"It's an interesting corollary because it suggests that there is a fundamental tradeoff between evolutionary security and adaptive flexibility: Larger, more complex organisms have to have error correction to protect organismic viability, but this means the rate of evolution slows down significantly," Shakhnovich says. "As organisms become more complex, they have more to lose and can't be as radically experimental with their genomes as some viruses and bacteria."
-end-
Co-authors on the paper are Konstantin B. Zeldovich of the Department of Chemistry and Chemical Biology and Peiqiu Chen of the departments of Physics and of Chemical and Chemical Biology in Harvard's Faculty of Arts and Sciences. Their work is funded by the National Institutes of Health.

Harvard University

Related Immune System Articles:

The immune system may explain skepticism towards immigrants
There is a strong correlation between our fear of infection and our skepticism towards immigrants.
New insights on how pathogens escape the immune system
The bacterium Salmonella enterica causes gastroenteritis in humans and is one of the leading causes of food-borne infectious diseases.
Understanding how HIV evades the immune system
Monash University (Australia) and Cardiff University (UK) researchers have come a step further in understanding how the human immunodeficiency virus (HIV) evades the immune system.
Carbs during workouts help immune system recovery
Eating carbohydrates during intense exercise helps to minimise exercise-induced immune disturbances and can aid the body's recovery, QUT research has found.
A new model for activation of the immune system
By studying a large protein (the C1 protein) with X-rays and electron microscopy, researchers from Aarhus University in Denmark have established a new model for how an important part of the innate immune system is activated.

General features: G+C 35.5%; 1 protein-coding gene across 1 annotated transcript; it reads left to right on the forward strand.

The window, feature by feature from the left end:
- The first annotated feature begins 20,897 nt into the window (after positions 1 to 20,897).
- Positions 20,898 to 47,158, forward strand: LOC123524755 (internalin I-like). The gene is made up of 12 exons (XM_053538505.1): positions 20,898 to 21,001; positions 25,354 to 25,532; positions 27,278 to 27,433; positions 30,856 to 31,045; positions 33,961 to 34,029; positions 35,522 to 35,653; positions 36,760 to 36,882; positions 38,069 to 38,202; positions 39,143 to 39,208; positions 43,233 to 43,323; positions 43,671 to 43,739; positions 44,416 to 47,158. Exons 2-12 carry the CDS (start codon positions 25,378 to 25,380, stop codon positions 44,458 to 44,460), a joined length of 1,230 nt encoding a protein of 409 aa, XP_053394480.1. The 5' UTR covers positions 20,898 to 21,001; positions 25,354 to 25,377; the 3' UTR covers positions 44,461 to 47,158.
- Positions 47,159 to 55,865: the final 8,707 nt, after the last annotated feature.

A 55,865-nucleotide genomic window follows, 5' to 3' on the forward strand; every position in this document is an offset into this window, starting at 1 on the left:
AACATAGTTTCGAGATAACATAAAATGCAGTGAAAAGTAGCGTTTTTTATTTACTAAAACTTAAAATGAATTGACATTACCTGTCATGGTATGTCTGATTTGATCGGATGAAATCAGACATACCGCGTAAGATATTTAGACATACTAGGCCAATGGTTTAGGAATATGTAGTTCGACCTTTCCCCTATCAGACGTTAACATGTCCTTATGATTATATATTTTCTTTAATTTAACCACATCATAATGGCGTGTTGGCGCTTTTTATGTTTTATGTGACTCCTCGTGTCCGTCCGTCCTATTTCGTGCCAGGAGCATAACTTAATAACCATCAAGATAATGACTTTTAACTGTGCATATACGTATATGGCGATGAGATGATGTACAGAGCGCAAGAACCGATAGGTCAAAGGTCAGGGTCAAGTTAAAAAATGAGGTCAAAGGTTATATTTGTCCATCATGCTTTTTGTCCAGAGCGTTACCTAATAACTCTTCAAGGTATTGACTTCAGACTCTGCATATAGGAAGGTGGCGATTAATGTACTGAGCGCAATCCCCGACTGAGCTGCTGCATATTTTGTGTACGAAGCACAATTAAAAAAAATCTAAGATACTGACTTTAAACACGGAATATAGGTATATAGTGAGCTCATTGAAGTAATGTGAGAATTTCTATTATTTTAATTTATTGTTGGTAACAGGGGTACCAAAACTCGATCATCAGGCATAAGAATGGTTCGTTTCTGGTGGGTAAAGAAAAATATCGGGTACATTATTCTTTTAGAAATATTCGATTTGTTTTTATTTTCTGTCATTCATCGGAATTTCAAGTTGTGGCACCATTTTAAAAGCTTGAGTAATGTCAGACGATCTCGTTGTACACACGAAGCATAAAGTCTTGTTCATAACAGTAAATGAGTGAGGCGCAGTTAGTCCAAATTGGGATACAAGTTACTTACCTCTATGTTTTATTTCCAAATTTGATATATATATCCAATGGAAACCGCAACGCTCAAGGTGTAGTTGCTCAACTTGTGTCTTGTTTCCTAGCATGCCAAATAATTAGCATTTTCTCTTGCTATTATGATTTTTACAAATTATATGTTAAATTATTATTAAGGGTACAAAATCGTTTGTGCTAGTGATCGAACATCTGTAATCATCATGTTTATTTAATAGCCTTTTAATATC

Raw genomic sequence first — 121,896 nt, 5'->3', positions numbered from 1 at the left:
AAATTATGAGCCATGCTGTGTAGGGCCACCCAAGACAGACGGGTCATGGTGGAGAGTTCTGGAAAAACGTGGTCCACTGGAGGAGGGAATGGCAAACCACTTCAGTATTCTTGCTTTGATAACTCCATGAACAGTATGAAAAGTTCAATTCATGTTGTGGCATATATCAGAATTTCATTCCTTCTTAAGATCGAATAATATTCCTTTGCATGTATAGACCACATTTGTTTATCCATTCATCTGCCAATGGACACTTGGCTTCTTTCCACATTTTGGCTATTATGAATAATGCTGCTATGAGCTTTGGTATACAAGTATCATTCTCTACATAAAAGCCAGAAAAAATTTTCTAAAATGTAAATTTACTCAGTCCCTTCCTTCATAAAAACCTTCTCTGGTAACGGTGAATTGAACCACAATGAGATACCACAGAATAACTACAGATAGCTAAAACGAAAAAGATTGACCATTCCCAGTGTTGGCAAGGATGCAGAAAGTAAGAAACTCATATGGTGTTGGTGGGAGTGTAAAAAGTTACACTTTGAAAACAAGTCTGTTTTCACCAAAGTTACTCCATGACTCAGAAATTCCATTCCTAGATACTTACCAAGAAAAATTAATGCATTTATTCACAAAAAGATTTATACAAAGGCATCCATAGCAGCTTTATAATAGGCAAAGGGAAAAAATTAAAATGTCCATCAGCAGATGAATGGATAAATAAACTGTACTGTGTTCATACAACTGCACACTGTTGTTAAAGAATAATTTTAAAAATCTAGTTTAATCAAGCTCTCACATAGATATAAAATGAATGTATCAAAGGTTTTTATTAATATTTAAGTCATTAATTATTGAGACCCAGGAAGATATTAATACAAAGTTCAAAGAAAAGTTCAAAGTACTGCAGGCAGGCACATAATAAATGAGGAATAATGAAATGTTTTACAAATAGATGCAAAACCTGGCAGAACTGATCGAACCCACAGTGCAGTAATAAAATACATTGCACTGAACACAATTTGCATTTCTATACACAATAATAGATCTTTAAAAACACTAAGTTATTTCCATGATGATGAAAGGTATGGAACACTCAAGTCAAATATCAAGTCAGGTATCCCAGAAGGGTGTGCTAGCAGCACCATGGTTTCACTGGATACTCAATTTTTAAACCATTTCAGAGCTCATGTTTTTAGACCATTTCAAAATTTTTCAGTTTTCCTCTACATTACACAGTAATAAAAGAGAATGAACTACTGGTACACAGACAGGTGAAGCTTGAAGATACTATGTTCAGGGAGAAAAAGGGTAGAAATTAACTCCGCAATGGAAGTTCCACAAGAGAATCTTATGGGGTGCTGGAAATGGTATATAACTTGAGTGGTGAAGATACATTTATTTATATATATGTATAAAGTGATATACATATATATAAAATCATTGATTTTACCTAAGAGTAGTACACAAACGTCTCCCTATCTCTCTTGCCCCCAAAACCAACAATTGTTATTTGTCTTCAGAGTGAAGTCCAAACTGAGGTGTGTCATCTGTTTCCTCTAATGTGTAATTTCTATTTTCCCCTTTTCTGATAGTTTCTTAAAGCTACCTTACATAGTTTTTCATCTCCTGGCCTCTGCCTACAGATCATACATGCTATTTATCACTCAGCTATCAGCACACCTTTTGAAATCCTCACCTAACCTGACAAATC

Guards of the human immune system unraveled
Dendritic cells represent an important component of the immune system: they recognize and engulf invaders, which subsequently triggers a pathogen-specific immune response.
How our immune system targets TB
Researchers have seen, for the very first time, how the human immune system recognizes tuberculosis (TB).
How a fungus inhibits the immune system of plants
A newly discovered protein from a fungus is able to suppress the innate immune system of plants.
A new view of the immune system
Pathogen epitopes are fragments of bacterial or viral proteins. Nearly a third of all existing human epitopes consist of two different fragments.
TB tricks the body's immune system to allow it to spread
Tuberculosis tricks the immune system into attacking the body's lung tissue so the bacteria are allowed to spread to other people, new research from the University of Southampton suggests.

Related Immune System Reading:

How the Immune System Works (The How it Works Series)
by Lauren M. Sompayrac (Author)

How the Immune System Works has helped thousands of students understand what’s in their big, thick, immunology textbooks. In his book, Dr. Sompayrac cuts through the jargon and details to reveal, in simple language, the essence of this complex subject.

In fifteen easy-to-read chapters, featuring the humorous style and engaging analogies developed by Dr. Sompayrac, How the Immune System Works explains how the immune system players work together to protect us from disease – and, most importantly, why they do it this way.

Rigorously updated for this fifth... View Details


The Immune System Recovery Plan: A Doctor's 4-Step Program to Treat Autoimmune Disease
by Susan Blum (Author), Mark Hyman (Foreword), Michele Bender (Foreword)